In one of our client applications, we use the WebRTC Media server which records the peer videos of candidates on the server. We create multiple instances of WebRTC Media server in auto scaling mode as load increases. We needed a shared file system that can scale so that we can store the video files concurrently without hassle. We also upload the stored files using our application service to Amazon S3. Let's see how can we leverage AWS's EFS service for this use case.
Amazon EFS provides file storage in the AWS Cloud. With Amazon EFS, you can create a file system, mount the file system on an Amazon EC2 instance, and then read and write data to and from your file system.
You can access your Amazon EFS file system concurrently from multiple NFS clients, so applications that scale beyond a single connection can access a file system.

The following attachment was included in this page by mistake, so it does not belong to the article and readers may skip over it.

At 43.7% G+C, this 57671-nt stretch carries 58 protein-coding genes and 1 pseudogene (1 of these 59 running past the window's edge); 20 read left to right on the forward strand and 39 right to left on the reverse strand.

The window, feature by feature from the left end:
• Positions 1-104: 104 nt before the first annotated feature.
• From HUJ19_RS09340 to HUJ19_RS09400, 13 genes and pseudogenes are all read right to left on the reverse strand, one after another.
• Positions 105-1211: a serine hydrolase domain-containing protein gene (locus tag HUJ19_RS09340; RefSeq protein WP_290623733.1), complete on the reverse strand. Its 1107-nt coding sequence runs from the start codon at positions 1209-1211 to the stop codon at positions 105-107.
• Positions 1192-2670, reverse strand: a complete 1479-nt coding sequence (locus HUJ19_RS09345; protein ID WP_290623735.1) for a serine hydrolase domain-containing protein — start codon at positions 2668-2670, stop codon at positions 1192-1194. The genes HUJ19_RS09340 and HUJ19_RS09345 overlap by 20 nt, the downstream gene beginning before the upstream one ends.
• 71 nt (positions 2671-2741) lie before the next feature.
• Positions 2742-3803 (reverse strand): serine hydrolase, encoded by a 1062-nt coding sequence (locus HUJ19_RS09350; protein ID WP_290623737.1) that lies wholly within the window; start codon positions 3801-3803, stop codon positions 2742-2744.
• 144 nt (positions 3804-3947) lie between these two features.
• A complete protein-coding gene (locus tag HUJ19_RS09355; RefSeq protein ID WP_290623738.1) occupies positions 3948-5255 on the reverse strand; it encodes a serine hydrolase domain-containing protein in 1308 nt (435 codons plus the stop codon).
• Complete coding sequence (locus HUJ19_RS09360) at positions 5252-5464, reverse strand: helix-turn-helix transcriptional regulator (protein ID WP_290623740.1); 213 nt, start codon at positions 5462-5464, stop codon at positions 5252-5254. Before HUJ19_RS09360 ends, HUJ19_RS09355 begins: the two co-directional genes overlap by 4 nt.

- On your instance, download and install efs-utils from https://github.com/aws/efs-utils
- Go to the AWS EFS Service page and create a file system there. You can keep defaults or set them as per your needs. Make a note of the file system id created
- On your ec2 instance, if you have an existing security group add a rule to allow inbound traffic to the NFS port (2049) from your on-premises server. Else create a new security group with this rule.
- Create a new IAM Role with
AmazonElasticFileSystemFullAccessor with a bit different permissions as per your rule. Attach this IAM Role by going to Instant Settings, Attach/Replace IAM role
- Create a directory where you want to mount the EFS volume, in my case it's
- To mount the EFS to the created directory run the following command
sudo mount -t efs fs-3b068bea:/ /home/ubuntu/janus_recordings/
The above step should mount the EFS file system to your EC2 instance's directory
7. To automatically mount the EFS volume, event after reboots, add the following line to
fs-3b068bea:/ /home/ubuntu/janus_recordings/ efs _netdev,tls,iam 0 0
8. Now even after a reboot, you can see EFS volume mounted to your EC2 instance